The prime minister has been “crystal clear” about how the refurbishment of his Downing Street flat was financed, the foreign secretary has told Sky News.
Speaking to Sophy Ridge on Sunday, Dominic Raab said Boris Johnson had “covered the cost himself” and “followed all the relevant codes of conduct”.
But another senior Conservative, the party’s leader in Scotland, has said the PM should quit if he is found to have breached the ministerial code.
Asked if Mr Johnson should resign if such a development comes to pass, Douglas Ross told the BBC’s Andrew Marr Show: “Of course, I think people expect the highest standards of those in the highest office of the land.”
Standards adviser Lord Geidt is looking into the matter and is expected to rule on whether the PM broke code.
But the code states that the PM is “ultimate judge of the standards of behaviour expected of a minister and the appropriate consequences of a breach of those standards”.
Mr Raab said the electorate and voters have “ultimate accountability” over Mr Johnson.
Earlier this week, the PM claimed there was not “anything to see here” as questions swirl over who paid for his Downing Street flat renovations.
Mr Johnson has repeatedly said he paid for the refurbishment of the private flat above Number 11.
But he has refused to answer whether he paid for the initial cost or whether a donor or the Conservative Party funded it and he paid the amount back.
Both Number 10 and the Conservative Party have not denied reports that the Conservative Campaign Headquarters (CCHQ) paid the Cabinet Office to cover initial costs of the works.
The furore has sparked a number of inquiries, including from the Electoral Commission into whether any donations or loans were properly declared.
It has said there are “reasonable grounds” to suspect an offence or offences had been committed.
But the foreign secretary defended the PM’s handling of the issue, telling Ridge: “I think the prime minister has been very clear and we’ve got, for any questions not yet answered, there are three reviews, the prime minister has set up some of them, is engaging fully with all of them.
“I think the right thing to do is to respect the integrity of them, let them run their course and they will resolve any outstanding questions people have.”
Pushed to say who initially paid for the work, Mr Raab did not answer and instead reiterated his defence of Mr Johnson.
“The prime minister has been very clear, he covered the costs himself, he has followed all the codes of conduct, he has taken official advice,” he said.
“Frankly, I don’t know any of the other details of it and there are a few reviews that will look into those questions and the prime minister and the government of course embrace the transparency and the integrity of those processes.”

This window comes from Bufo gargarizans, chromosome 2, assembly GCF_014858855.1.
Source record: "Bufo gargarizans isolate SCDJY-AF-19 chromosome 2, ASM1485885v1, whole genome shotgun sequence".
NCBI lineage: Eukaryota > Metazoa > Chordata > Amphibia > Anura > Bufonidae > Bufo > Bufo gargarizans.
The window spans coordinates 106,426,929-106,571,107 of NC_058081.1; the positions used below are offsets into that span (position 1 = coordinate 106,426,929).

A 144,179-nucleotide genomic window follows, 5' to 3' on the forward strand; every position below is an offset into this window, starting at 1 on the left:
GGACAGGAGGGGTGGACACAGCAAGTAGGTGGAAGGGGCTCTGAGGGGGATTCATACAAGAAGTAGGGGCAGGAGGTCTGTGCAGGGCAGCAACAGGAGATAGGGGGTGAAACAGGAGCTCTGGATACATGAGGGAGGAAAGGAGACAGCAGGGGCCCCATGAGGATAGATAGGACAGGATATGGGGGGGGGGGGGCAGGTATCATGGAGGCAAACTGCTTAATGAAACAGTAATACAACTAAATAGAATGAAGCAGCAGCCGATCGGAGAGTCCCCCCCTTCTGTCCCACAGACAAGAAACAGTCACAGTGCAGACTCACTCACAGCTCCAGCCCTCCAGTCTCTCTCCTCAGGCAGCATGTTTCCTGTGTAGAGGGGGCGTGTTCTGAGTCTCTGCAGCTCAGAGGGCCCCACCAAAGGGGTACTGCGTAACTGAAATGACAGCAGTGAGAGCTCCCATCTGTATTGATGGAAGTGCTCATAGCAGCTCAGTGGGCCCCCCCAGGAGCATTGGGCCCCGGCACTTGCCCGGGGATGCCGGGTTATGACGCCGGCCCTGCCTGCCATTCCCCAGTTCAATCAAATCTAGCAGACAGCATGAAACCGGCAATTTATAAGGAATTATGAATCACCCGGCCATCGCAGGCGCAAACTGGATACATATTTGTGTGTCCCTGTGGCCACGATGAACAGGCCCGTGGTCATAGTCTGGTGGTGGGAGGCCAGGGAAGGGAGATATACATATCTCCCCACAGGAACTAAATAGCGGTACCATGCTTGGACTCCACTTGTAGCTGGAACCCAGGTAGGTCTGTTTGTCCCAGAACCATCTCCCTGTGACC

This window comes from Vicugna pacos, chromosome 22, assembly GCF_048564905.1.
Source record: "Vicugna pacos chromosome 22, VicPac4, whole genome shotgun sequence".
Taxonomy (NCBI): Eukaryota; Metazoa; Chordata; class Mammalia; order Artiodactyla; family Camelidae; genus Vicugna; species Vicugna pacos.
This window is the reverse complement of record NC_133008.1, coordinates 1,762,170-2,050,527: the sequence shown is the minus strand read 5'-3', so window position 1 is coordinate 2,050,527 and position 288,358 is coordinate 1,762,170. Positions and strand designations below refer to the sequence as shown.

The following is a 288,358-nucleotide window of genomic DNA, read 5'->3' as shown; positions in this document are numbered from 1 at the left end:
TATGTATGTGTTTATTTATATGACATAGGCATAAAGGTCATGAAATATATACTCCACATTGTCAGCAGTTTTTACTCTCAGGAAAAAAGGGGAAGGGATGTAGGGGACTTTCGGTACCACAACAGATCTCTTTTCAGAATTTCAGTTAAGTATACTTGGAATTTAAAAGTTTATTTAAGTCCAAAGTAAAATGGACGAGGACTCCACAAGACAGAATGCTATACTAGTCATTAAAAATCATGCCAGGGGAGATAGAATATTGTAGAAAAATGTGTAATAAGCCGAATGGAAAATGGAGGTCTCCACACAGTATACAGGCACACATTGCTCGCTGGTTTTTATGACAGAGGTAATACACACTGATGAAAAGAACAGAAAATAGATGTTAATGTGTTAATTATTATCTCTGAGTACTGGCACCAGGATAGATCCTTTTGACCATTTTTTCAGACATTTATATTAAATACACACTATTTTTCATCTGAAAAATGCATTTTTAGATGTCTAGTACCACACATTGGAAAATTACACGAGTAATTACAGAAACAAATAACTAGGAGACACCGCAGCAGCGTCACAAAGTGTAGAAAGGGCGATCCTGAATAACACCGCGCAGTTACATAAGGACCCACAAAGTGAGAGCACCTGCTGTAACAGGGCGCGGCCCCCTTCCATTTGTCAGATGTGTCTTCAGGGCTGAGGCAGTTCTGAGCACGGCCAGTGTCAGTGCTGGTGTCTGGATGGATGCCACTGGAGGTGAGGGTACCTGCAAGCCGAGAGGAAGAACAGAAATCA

But he declined to deny a report in the Sunday Times that a second invoice for lavish renovations of the Prime Minister’s Downing Street flat may have been settled by a Tory donor.
And Mr Raab said he had “no idea” if a party donor was asked to pay for the PM’s childcare costs.
The donor is alleged to have said: “I don’t mind paying for leaflets but I resent being asked to pay to literally wipe the prime minister’s baby’s bottom.”
“You don’t have conversations like that with the PM,” the foreign secretary said when asked about the report.
“I can’t comment on every little bit of gossip that’s in the newspapers.
“The last thing you asked me about, I think, is an example of tittle tattle.”
A Number 10 spokeswoman said Mr Johnson had “covered the cost of all childcare”, but did not respond when asked if he paid for the original bill or had reimbursed somebody else.
Labour frontbencher Lisa Nandy said it was clear that the PM was “withholding information” from the public.
“It’s appalling we are in a position where he won’t come clean about who loaned him money or gave him money, and what favours or promises may have been given in return,” the shadow foreign secretary told Ridge.
Ms Nandy claimed Mr Johnson “thinks that the rules don’t apply to him and his friends”, adding: “We need to know who the prime minister is beholden to, we need to know what he has promised in return.
“If the prime minister is beholden to other people, who is he not serving? That’s the people of this country.
“This is about integrity, it’s about trust, and it’s about whether there’s one rule for them and one rule for everyone else.”
The row comes ahead of local elections next Thursday in England, as well as elections for the Scottish and Welsh parliaments.
In a sign that the refurbishment row may be having an effect on public opinion, two new polls suggest the Tory lead over Labour has shrunk.